Like C, C++ lets you get very close to the "bare metal" of your processor. Java is typically run through a virtual machine, which puts you one more level above the hardware - until you JIT (Just In Time) compile it to machine code! :-) As for "secure", well that is all relative (common for performance reasons). Java has many known security issues that make it possible (even easy) to subvert for malevolent purposes.
My personal opinion is that Java is really C++ with training wheels. It is easier for newbies to write code that is not directly exploitable, but it comes with a very high price. I write C, C++, and Java code for a living that impacts over 100 million users. I can do the same thing with C++ as Java, but the runtime overhead (memory and system overhead) of C++ (not speaking about performance or throughput - a debatable subject) is a LOT lower, and I don't have to worry about the JVM garbage collection performance impact (which can be mitigated somewhat, but at a very high development cost). If I need automatic heap reclamation of allocated objects, then I can use auto-pointers, or my own garbage-collecting smart-pointer classes. FWIW, I have been doing serious research in reference-counting garbage collectors for 20 years, and algorithms/code I invented and implemented runs most semiconductor manufacturing fabs on a 365x24 basis - over 10 million lines of code with no application-level deletes, and no memory leaks! If your device has a chip in it, an LCD display, or disc drive, then my code probably helped build it... :-)
JamesC, as for Java having no pointers - that is not exactly true. It does, under the covers. Instead of doing a core dump, accessing a null or invalid pointer/object will result in an exception being thrown. If you don't catch it, then what is the difference? The application is still terminated! Given the current state of Java vulnerabilities, I think this is a specious observation/comment.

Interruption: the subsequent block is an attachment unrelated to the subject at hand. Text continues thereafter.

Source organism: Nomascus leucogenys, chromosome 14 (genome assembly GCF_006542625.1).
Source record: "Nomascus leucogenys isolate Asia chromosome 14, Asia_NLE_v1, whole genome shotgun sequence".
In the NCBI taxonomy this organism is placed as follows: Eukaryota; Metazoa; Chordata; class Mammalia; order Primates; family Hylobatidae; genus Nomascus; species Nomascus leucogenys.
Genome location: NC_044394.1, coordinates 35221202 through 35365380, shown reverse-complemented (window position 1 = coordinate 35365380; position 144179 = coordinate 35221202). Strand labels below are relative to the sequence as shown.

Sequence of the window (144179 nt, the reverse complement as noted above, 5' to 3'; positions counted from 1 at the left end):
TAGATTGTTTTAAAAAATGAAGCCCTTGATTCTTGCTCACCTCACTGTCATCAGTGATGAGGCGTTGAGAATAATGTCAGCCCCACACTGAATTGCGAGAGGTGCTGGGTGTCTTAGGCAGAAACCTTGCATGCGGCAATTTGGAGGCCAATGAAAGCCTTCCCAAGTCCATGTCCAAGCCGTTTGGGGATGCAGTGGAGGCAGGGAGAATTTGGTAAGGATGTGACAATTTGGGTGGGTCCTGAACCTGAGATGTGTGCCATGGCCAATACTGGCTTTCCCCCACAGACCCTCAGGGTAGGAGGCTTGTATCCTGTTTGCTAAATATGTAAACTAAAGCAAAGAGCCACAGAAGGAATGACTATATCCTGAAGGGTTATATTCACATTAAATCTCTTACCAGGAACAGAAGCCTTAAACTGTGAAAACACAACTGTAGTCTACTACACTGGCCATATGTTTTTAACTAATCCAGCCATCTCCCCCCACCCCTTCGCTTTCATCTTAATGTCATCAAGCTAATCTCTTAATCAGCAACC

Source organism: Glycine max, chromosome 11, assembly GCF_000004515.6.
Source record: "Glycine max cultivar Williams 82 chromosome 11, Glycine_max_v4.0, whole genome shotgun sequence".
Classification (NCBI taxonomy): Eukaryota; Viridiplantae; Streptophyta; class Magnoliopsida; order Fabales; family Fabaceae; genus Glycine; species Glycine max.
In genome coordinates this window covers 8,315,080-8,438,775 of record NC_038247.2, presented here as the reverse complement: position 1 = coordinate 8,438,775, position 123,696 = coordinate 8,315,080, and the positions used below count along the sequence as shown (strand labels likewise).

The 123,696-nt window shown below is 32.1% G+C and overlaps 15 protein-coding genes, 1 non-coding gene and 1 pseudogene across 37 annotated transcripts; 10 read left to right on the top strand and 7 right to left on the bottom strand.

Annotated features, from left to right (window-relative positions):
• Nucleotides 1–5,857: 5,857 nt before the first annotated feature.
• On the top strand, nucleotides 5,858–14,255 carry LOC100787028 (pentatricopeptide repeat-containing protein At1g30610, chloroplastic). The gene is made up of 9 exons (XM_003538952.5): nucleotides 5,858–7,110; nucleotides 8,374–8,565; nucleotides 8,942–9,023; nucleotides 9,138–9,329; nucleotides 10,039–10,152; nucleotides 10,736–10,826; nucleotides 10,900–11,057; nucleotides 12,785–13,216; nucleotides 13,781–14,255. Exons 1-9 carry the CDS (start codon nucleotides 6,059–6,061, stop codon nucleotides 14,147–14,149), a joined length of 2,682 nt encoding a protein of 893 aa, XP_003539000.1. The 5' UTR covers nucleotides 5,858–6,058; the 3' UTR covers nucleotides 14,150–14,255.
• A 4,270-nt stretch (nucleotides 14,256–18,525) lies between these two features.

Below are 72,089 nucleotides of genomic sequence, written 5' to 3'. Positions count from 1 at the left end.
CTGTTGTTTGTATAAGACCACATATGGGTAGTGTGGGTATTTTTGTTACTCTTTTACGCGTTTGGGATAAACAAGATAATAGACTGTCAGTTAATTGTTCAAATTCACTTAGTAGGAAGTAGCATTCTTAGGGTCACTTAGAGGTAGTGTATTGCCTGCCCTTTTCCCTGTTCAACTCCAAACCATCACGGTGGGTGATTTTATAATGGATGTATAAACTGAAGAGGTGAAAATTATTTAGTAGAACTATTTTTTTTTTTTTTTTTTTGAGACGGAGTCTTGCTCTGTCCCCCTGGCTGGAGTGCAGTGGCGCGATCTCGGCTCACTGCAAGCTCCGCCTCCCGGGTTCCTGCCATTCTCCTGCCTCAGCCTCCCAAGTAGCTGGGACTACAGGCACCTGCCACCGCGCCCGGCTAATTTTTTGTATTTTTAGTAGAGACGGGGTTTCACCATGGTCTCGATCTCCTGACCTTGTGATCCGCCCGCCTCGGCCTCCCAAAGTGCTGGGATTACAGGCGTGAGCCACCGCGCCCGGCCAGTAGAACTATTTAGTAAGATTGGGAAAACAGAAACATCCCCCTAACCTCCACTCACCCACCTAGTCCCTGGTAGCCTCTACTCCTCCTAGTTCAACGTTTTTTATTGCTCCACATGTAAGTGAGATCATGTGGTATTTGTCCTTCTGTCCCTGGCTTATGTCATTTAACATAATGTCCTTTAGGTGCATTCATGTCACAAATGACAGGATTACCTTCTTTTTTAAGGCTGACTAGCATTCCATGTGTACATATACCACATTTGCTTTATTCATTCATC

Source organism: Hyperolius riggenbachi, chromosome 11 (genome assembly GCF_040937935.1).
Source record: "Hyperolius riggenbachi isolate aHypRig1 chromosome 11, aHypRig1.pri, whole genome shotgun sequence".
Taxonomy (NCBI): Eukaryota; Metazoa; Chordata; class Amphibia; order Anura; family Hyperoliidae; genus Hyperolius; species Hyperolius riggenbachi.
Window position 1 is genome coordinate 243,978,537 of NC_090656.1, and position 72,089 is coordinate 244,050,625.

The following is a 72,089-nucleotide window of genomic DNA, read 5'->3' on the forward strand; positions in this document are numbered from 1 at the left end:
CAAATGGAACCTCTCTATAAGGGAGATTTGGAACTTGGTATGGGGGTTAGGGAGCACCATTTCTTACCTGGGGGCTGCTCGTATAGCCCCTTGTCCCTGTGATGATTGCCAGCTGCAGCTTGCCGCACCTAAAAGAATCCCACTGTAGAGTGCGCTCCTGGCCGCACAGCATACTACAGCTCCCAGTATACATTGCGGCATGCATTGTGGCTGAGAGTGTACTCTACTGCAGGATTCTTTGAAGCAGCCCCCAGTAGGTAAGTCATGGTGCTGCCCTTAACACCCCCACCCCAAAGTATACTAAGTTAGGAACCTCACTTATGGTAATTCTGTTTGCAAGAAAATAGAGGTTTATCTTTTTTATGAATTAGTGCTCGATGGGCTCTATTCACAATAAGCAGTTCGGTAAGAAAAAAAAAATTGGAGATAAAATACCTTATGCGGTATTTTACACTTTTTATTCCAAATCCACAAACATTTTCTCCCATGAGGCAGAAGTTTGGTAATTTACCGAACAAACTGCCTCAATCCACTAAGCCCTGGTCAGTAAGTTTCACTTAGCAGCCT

rubberman: read any decent (and correct) text on Java, it'll state that Java doesn't use pointers. I can assure you, the official pages and articles about Java do. (and I'm pretty sure the creators of Java were well aware whether or not Java uses pointers when writing those texts)
Java references are what are sometimes called "opaque pointers" - yes they are references to where to find objects, but they cannot be manipulated (screwed up) by the user. A reference can be null (in which case it will be trapped safely), but I'm not aware of any way to create an "invalid" reference (I'm sure ~s.o.s~ will correct that!)
Rubberman is clearly a serious highly expert developer who knows exactly what he is doing, and surely his code is just as secure as any Java. But IMHO letting the average programmer loose on C pointers and malloc is like giving a box of matches to a child.
No, Rubberman has a point (pun intended). While the client-programmer cannot use pointers in Java itself, the language does use references, and most if not all of the various implementations do use pointers internally to implement references. The Oracle reference implementation (which is closed-source, but known to be written in C last I checked) certainly does. The Java language shields Java programmers from this, and it would in principle be possible to write a Java interpreter without pointers, but as a rule references are implemented using pointers.
As for security, well, as with garbage collection, you are trading off thousands of possible points of failure - the individual references - for a single large point of failure - the underlying implementation. In a language which does not have 'safe' references, there is a risk of error every time a pointer is altered. In a language like Java, that risk is taken in only a few key places, but an error in any one of those could cascade throughout every program written with the flawed implementation. The advantage of Java's approach is that the debugging is done once for all Java programs, rather than by the individual client-programmers. The disadvantage is that a mistake is more costly overall. It is a tradeoff, and for most application programmers, a good one - it allows them to focus on the stucture of the program rather than the needs of the memory system. I have my issues with Java - it carries a lot of 'boilerplate', code that is required by the system rather than the program, at least compared to Python or Ruby or Clojure - but the decision to implement safe references and garbage collection is in general a good one, at least for the majority of coders in the bulk of situations.
the question makes no sense, the answers therefore are unrelated to the question :)
Java is not intrinsically "more secure" than anything, at most it has been designed to make it easier to program applications to not suffer from things like memory leaks, but that's not security (though it might be part of a secure application).